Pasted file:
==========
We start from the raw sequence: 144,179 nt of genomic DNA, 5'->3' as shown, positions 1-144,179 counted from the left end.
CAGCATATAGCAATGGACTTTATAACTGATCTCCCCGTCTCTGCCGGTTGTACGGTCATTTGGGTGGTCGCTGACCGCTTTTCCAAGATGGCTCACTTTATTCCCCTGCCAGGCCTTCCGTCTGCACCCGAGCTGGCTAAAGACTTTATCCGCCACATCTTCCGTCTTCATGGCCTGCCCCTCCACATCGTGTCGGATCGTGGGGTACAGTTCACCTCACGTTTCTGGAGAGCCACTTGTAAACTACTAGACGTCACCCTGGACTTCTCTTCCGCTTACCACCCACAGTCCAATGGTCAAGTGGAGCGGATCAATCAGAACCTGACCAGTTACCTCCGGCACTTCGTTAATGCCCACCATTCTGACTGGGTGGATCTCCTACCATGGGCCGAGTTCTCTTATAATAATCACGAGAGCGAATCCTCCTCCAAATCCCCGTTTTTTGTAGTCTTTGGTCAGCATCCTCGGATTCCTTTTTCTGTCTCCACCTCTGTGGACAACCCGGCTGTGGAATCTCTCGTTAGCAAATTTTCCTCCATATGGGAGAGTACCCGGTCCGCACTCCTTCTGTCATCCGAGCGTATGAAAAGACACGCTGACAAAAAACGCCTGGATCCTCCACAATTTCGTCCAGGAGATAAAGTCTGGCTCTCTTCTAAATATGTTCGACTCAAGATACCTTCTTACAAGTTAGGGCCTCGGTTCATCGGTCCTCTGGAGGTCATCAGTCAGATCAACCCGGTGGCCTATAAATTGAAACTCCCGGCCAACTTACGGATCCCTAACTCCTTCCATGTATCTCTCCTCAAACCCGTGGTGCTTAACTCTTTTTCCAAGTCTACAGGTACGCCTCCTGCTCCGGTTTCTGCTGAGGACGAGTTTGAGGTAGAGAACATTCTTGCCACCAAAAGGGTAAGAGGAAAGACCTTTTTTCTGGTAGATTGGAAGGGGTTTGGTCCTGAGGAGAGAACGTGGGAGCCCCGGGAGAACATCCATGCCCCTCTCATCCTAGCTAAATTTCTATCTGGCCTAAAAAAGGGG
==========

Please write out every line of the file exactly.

We start from the raw sequence: 144,179 nt of genomic DNA, 5'->3' as shown, positions 1-144,179 counted from the left end.
CAGCATATAGCAATGGACTTTATAACTGATCTCCCCGTCTCTGCCGGTTGTACGGTCATTTGGGTGGTCGCTGACCGCTTTTCCAAGATGGCTCACTTTATTCCCCTGCCAGGCCTTCCGTCTGCACCCGAGCTGGCTAAAGACTTTATCCGCCACATCTTCCGTCTTCATGGCCTGCCCCTCCACATCGTGTCGGATCGTGGGGTACAGTTCACCTCACGTTTCTGGAGAGCCACTTGTAAACTACTAGACGTCACCCTGGACTTCTCTTCCGCTTACCACCCACAGTCCAATGGTCAAGTGGAGCGGATCAATCAGAACCTGACCAGTTACCTCCGGCACTTCGTTAATGCCCACCATTCTGACTGGGTGGATCTCCTACCATGGGCCGAGTTCTCTTATAATAATCACGAGAGCGAATCCTCCTCCAAATCCCCGTTTTTTGTAGTCTTTGGTCAGCATCCTCGGATTCCTTTTTCTGTCTCCACCTCTGTGGACAACCCGGCTGTGGAATCTCTCGTTAGCAAATTTTCCTCCATATGGGAGAGTACCCGGTCCGCACTCCTTCTGTCATCCGAGCGTATGAAAAGACACGCTGACAAAAAACGCCTGGATCCTCCACAATTTCGTCCAGGAGATAAAGTCTGGCTCTCTTCTAAATATGTTCGACTCAAGATACCTTCTTACAAGTTAGGGCCTCGGTTCATCGGTCCTCTGGAGGTCATCAGTCAGATCAACCCGGTGGCCTATAAATTGAAACTCCCGGCCAACTTACGGATCCCTAACTCCTTCCATGTATCTCTCCTCAAACCCGTGGTGCTTAACTCTTTTTCCAAGTCTACAGGTACGCCTCCTGCTCCGGTTTCTGCTGAGGACGAGTTTGAGGTAGAGAACATTCTTGCCACCAAAAGGGTAAGAGGAAAGACCTTTTTTCTGGTAGATTGGAAGGGGTTTGGTCCTGAGGAGAGAACGTGGGAGCCCCGGGAGAACATCCATGCCCCTCTCATCCTAGCTAAATTTCTATCTGGCCTAAAAAAGGGG